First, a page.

Mental health law briefing 237 – Seclusion and long term segregation in practice
The National Association of Psychiatric Intensive Care and Low Secure Units (NAPICU) has recently issued a position statement reinforcing the assessment and monitoring requirements applicable to the use of seclusion and long term segregation when such is being delivered in an Extra Care Area (ECA) and/or in more ‘traditional’ single room environments.
The position statement issued by NAPICU confirms that when seclusion is being administered in a designated area that is not in itself a locked or lockable room (ECA for this purpose but see the statement itself for their definition), Practitioners will need to treat this as seclusion and comply with the relevant monitoring, supervision and review requirements stipulated in chapter 26 of the Mental Health Act Code of Practice.
The guidance statement further provides that where seclusion in an ECA extends beyond the 72 hour period, the Administrating Practitioners should consider the degree to which the person’s care and treatment amounts to long term segregation (as defined within chapter 26 of the MHA Code of Practice) and monitor/record accordingly.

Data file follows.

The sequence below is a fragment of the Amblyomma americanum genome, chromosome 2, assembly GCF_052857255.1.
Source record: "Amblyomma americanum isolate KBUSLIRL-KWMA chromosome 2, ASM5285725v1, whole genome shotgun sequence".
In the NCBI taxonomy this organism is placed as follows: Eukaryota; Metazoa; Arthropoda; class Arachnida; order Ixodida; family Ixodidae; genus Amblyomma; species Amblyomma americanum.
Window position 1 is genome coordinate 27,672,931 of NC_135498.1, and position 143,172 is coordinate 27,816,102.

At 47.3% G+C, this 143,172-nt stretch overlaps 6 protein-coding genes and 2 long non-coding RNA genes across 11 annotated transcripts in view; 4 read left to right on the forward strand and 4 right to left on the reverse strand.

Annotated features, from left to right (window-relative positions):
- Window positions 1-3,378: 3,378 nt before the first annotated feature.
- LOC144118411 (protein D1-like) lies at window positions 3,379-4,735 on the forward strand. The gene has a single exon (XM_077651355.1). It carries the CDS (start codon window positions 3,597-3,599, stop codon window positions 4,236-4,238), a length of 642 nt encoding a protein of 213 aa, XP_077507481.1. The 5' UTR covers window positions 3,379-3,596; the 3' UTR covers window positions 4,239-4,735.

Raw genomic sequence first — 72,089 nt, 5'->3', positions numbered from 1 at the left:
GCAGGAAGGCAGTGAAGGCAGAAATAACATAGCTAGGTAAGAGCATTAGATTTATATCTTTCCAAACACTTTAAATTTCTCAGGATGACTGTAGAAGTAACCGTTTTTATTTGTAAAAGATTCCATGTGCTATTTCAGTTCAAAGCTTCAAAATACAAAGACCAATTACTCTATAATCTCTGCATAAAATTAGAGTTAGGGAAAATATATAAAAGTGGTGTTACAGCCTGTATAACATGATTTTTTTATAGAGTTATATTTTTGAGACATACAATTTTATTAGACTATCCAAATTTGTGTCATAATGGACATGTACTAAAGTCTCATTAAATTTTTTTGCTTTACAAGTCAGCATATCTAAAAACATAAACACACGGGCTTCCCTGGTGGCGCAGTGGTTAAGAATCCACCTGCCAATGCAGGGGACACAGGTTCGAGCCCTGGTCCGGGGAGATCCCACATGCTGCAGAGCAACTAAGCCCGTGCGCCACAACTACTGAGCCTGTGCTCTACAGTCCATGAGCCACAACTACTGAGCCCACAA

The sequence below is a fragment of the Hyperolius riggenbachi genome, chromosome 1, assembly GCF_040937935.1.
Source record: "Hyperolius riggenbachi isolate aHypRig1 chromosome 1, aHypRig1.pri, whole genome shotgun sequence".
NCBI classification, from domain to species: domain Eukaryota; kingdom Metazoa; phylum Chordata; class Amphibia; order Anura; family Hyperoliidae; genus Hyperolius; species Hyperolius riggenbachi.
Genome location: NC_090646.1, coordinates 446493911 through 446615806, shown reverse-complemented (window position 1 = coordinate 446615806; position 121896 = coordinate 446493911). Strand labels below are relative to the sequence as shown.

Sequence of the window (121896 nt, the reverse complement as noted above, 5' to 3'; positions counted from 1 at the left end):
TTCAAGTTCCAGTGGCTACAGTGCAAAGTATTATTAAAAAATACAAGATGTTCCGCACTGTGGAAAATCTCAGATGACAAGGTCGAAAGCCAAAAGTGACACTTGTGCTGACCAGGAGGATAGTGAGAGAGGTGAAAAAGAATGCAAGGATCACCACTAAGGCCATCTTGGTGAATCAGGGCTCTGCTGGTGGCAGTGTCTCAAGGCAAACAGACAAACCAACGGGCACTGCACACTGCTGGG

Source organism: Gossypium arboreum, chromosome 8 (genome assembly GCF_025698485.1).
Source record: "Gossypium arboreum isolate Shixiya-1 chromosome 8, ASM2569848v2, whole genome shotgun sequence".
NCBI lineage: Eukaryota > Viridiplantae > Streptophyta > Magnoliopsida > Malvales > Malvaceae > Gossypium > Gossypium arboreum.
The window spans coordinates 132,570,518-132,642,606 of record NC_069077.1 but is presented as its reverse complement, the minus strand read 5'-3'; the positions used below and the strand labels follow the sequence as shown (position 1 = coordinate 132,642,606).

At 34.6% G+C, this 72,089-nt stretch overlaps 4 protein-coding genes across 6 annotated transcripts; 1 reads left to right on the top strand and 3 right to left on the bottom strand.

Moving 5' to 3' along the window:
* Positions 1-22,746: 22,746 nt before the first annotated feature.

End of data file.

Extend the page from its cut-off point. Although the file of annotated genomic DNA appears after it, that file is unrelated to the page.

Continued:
The statement goes on to say that when seclusion/segregation utilises a combination of both traditional seclusion in a room and seclusion in an ECA, that, when in the room, the patient must be monitored and assessed as if secluded.
A copy of the guidance note can be found here: http://napicu.org.uk/napicu-seclusion-position-statement/
Whilst the guidance note does not in and of itself carry the same legal weight as the Mental Health Act Code of Practice, it does accord with the Code and providers of services that include the use of segregation and seclusion facilities are encouraged to review their practice in accordance with this guidance note and the Code more generally.
This briefing is for guidance purposes only. RadcliffesLeBrasseur LLP accepts no responsibility or liability whatsoever for any action taken or not taken in relation to this note and recommends that appropriate legal advice be taken having regard to a client's own particular circumstances.